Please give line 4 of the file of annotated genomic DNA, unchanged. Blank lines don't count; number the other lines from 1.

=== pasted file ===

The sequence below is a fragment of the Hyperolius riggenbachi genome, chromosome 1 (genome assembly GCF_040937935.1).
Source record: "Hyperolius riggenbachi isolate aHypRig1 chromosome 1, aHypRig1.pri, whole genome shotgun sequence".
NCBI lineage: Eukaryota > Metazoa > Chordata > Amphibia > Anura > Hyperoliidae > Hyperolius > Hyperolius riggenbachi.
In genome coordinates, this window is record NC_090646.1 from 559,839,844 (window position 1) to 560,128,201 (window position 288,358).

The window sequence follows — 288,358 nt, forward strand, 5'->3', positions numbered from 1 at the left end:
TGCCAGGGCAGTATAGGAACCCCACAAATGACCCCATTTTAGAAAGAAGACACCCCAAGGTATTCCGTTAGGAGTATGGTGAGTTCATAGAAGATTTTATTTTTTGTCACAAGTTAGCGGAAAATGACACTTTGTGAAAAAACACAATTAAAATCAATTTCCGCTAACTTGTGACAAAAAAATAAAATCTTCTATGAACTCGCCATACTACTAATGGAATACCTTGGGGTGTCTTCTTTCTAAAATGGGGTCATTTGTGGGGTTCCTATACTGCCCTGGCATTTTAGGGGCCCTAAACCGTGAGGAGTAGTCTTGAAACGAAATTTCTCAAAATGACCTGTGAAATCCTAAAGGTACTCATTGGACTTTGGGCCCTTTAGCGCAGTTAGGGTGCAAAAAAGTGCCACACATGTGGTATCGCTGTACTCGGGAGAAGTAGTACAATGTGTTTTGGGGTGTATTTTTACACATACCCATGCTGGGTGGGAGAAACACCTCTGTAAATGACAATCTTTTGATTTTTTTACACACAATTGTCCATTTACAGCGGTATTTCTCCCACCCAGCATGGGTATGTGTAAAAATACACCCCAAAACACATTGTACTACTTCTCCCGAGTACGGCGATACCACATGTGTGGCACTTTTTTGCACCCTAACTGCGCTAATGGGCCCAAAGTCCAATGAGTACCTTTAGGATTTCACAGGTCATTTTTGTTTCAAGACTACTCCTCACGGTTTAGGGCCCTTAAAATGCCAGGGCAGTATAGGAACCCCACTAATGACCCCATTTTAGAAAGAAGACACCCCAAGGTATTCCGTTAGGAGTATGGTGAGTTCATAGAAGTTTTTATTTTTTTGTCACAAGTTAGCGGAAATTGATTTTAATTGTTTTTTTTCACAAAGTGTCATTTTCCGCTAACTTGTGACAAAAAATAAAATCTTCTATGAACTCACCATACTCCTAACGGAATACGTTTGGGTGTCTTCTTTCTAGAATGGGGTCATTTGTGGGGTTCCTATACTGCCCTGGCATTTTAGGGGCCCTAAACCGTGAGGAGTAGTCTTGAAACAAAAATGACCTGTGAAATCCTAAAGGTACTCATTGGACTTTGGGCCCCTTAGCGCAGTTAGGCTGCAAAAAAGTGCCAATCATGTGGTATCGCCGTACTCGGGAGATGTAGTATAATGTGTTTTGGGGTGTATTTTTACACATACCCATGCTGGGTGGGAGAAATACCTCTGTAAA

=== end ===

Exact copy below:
In genome coordinates, this window is record NC_090646.1 from 559,839,844 (window position 1) to 560,128,201 (window position 288,358).